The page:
So what is required for my classes? For labs, a notebook and some safety goggles. Both items are affordable, and notebooks may have been used in previous labs and should still have space for future use. For a lecture class, students are "required" to buy a textbook. I have been guilty of being unsympathetic to students complaining about the cost of textbooks in the past. Textbooks were expensive when I went to college, and we complained too. Why should today's students miss out on experiencing the collective suffering that binds classmates together? Buying textbooks was worth hours round table moaning and groaning before the stress of the semester began. It was a red badge of honor to have the most expensive required textbook.

The only problem is that the inflation of textbook prices has outpaced the inflation of just about everything (see graph in the linked article). I've become aware of the magnitude of the problem recently. I teach one of several general chemistry sections, and the textbook we  use recently came out with a new edition. The publisher essentially forced us to adopt the new edition since they can't (won't) provide the bookstore with the previous one. The publisher doesn't profit from the secondary market for used textbooks, and as a business they are obviously motivated to sell as many textbooks as possible. A side-by-side comparison of the two editions shows very few differences though . The problems at the end of the chapter have been changed and the cover is a different color. The latter is a minor aesthetic change, but the former makes the earlier edition unusable if an instructor plans to assign practice problems. Clearly there are workarounds for these changes, but the inconvenience factor favors the publisher in the long run.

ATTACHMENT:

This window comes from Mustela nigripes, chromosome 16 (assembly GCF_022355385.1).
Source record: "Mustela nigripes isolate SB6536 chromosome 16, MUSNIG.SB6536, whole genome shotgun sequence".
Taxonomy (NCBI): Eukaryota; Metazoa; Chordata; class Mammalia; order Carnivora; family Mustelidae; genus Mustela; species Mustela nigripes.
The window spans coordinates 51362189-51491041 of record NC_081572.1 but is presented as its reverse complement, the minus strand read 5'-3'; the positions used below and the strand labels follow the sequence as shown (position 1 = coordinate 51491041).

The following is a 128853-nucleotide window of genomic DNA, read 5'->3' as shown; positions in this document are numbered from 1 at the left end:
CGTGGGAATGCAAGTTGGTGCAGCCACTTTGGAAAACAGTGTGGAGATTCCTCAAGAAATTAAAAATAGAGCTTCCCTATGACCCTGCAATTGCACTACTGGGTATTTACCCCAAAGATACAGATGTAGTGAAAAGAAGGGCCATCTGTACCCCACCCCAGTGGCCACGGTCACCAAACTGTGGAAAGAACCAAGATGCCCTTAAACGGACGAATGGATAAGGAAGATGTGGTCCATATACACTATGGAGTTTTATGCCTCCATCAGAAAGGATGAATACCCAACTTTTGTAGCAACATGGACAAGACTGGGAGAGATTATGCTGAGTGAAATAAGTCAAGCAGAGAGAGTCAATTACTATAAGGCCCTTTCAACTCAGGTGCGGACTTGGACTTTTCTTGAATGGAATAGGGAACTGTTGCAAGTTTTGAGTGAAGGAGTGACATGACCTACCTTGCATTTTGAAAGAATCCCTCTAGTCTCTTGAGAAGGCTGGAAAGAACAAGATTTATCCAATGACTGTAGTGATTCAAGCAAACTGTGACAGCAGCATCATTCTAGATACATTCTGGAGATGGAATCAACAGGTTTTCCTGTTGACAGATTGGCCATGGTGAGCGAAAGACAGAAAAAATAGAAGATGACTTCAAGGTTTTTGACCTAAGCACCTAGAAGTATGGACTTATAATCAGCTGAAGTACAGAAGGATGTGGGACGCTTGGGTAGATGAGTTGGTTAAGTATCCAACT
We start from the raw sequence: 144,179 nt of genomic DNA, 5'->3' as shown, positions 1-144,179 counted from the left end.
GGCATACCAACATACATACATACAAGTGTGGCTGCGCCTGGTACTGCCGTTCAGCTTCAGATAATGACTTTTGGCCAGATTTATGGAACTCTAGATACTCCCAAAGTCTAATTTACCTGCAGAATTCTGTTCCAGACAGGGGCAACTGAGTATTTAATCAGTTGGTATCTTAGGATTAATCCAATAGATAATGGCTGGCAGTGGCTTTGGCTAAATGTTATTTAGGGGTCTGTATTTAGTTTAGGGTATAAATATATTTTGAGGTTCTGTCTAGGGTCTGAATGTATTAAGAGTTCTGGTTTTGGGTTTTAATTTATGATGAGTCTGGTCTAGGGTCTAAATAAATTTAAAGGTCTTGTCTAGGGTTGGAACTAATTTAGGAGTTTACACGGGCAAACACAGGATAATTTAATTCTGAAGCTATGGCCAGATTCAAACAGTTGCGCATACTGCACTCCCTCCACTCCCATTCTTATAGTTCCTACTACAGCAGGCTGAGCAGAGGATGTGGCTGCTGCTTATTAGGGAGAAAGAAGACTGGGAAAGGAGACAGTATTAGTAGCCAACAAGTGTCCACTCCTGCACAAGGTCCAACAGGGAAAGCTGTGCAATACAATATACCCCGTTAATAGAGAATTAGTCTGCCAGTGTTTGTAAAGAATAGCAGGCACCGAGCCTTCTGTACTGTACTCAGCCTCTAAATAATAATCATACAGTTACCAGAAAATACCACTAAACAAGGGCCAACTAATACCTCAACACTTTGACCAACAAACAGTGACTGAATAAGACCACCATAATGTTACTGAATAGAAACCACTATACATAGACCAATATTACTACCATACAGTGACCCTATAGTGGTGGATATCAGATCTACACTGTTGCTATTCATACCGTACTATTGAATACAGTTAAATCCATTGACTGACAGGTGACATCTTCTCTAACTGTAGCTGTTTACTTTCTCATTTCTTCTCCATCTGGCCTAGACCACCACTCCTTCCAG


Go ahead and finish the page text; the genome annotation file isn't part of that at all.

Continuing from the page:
From a content standpoint, any general chemistry instructor could probably assign reading and teach from a textbook printed +30 years ago. What differences would there be? Today's periodic table includes more transuranium elements and some of the sidebars that bring in recent examples of chemistry applications would be out of date when using an old textbook, but the basic concepts haven't changed. There are very few new textbooks or revisions that propose seismic changes to the accepted general chemistry teaching dogma. So students are paying hundreds of dollars to get content available in a used bookstore or from the discarded bookstacks of a retiring professor. Certainly publishers should be able to make a profit, but why create a system that depends on exploiting students with inflated prices?

This year, our general chemistry instructors adopted an online homework system. Students are charged for this service as well, which can add up to another $100* depending on how many terms of the sequence they are taking. In the absence of a required textbook, online homework provides a solution to being held hostage by publishers, but if the textbook remains a requirement, it adds another straw to the camel's back of college costs. 

*I need to verify this

1 comment:

  1. Costs could be contained in a variety of ways. Unfortunately, none of them are likely to be implemented. "Competition" has led to increased spending on student amenities, administrators and star faculty's salaries, capital improvements that are often unnecessary, etc. In addition, bureaucratic bloat is out of hand. It's time for change, but I fear there are too many vested interests on the one side and too much complacency and division on the other.